Post-pandemic, there has been a massive shift in the ability of companies to support working dads. Lee Eldridge explains.
There is a greater emphasis on flexible working and working from home, allowing dads to take on more family responsibilities, such as the school run. For me, this is some of the best quality time I get to spend with my children.
Dad support groups created inside the company enable dads to meet other fathers and share challenges, wins, and ultimately, create connections with fellow parents. This hugely benefits men’s mental health by allowing them to share their problems with others.
In the construction industry, there has been an increase in suicide each year for the last five years. Men need to open up and stop this idea of the lone wolf.
Having a work-life balance is a huge challenge, especially for parents. I am not a fan of the narrative around work/life balance; work is part of life; therefore, we should be talking more about how we integrate work into our lives. There is a struggle for working dads to allocate time and energy to both roles in and out of the office.
Even though outstanding campaigns are underway to support working dads, societal expectations and stereotypes of a male still exist. Having interviewed over 70 working dads, there is a social norm that men should prioritise work over family and that their primary role is financial support. The thought process is “I need to put food on the table.” This drives a massive feeling of guilt in dads, as they want to provide for their families, but they also want to be there for them.
One retired working dad I spoke to talked about the guilt of losing his children’s early years: “My biggest fear was losing touch with my children’s early years and worrying about not playing a big enough part in them, not just in their upbringing, but also in their emotional development.”
This is a big worry for working dads. But we can start to change the social norms and conditioning that we have around work and fatherhood.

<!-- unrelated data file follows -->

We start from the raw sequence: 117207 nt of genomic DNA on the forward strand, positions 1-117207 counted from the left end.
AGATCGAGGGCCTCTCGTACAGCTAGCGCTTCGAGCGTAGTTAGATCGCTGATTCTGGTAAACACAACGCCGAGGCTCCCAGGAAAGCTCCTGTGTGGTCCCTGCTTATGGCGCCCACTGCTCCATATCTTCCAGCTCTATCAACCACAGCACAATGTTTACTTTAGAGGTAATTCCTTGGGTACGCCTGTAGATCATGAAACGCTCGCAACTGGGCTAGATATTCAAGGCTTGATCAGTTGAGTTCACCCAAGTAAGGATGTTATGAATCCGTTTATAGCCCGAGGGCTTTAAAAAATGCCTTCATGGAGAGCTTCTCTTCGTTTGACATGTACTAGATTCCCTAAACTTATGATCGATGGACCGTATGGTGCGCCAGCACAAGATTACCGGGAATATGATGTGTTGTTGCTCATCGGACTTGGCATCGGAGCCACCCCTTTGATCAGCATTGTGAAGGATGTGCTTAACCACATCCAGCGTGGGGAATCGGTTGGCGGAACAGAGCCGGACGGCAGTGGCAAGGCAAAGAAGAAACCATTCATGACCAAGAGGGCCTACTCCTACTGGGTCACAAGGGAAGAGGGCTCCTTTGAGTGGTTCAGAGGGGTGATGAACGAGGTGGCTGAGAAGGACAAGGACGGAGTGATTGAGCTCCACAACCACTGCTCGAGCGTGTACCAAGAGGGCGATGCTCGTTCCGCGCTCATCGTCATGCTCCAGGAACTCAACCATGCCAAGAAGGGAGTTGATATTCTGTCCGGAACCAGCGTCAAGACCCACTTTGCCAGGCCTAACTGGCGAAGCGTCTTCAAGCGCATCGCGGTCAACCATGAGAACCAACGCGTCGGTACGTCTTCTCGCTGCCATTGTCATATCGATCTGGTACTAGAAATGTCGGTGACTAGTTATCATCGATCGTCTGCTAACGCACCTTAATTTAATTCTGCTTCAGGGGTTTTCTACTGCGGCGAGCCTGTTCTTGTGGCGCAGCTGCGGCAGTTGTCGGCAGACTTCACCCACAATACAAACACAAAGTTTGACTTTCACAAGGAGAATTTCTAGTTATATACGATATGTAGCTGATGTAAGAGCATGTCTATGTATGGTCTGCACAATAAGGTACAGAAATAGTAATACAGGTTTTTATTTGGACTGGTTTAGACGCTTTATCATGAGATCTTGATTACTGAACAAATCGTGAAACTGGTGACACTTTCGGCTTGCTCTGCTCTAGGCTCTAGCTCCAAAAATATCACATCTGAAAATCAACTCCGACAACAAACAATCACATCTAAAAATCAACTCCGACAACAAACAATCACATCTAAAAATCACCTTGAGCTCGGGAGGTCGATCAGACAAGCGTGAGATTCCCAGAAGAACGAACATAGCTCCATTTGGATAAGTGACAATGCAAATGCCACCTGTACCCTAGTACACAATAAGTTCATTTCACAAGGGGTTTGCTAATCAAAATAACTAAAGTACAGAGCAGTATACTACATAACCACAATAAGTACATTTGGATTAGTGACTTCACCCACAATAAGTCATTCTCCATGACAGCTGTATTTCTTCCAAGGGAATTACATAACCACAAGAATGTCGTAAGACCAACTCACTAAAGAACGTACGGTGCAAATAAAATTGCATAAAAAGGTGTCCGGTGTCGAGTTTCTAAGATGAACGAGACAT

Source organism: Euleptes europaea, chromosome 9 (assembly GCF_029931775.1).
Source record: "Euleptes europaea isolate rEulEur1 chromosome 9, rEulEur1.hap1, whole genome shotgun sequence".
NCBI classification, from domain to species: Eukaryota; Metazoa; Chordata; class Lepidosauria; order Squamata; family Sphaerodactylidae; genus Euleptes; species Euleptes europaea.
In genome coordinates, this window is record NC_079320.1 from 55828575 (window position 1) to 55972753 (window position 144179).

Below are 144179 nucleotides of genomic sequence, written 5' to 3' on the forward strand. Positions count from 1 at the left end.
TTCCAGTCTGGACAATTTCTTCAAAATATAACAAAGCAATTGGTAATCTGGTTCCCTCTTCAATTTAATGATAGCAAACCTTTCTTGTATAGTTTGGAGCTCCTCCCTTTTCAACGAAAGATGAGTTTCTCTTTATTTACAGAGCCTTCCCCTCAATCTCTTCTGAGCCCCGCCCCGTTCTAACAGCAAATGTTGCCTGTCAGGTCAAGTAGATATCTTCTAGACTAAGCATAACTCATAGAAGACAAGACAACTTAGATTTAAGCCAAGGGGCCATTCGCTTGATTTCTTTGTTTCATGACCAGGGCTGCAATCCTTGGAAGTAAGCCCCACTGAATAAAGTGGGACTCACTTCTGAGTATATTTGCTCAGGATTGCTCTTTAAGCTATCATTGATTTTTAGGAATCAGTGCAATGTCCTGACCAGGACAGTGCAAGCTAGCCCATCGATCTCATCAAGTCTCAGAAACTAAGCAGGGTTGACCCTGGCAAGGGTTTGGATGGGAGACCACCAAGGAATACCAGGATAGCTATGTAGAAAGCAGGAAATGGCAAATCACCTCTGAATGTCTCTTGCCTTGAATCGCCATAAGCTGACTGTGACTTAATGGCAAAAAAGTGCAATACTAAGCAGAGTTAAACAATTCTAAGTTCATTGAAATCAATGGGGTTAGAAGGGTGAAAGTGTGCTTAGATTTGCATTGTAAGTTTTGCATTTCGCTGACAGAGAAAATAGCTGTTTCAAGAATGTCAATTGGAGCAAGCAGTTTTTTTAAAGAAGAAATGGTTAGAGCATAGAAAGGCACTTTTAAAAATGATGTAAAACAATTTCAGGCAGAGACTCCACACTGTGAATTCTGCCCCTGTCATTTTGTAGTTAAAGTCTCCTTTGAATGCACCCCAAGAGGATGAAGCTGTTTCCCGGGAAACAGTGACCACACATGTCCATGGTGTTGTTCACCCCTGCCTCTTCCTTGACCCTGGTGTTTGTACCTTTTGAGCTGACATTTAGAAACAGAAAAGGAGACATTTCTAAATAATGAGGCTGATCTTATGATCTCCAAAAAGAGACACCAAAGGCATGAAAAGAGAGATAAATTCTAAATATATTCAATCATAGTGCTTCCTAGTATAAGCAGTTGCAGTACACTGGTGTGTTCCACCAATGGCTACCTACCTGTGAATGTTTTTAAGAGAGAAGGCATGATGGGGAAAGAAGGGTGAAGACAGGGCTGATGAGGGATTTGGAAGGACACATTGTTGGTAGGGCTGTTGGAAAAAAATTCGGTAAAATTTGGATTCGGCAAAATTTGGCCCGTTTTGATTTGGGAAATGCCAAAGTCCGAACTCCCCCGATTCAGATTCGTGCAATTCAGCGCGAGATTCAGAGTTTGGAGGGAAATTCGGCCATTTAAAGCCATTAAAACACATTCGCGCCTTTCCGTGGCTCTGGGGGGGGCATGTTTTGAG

We all must understand and promote that emotional, mental and physical support is essential. This change in our thinking is by far the hardest one to implement. Many dads I have spoken to have this “it will be ok when” mentality – “it will be ok when I get the next promotion” or “the next role.” It won’t, however. We need to do the hard work and change our assumptions of a working dad.
To add to this point, there needs to be more role models that are actively promoting the “dad” element of working dads. I strongly advocate transformational leadership, in which idealised influence describes an individual who is an exemplary role model for people.
We all are busy, but there needs to be time for self-care. This is not being selfish. Companies need to allow their employees to take time to exercise, rest, and for hobbies. Burnout is an issue. If you burn out, you cannot work, and you cannot be a good dad.
Creating and establishing strong boundaries allows us to focus more and make better decisions. We are all leaders; by doing this, we can create a better work environment. The biggest performance-enhancing thing we can do is have focus.
As one working dad mentioned to me, “I am spinning six to seven plates daily, and it is impossible to understand which is the most important plate to focus on.”
When at work, be at work; when a dad, be a dad. Focus is a super skill.
When you have a problem, talk about it, and share it with colleagues, leaders or HR departments. By doing this, dads will gain support from their colleagues, helping them develop stronger relationships which will help them and the business perform (something that is not talked about).
As long as there is open communication with dads at work, things can change to help and improve the situation. Diversity and inclusion are vital in the workplace – everyone needs a voice!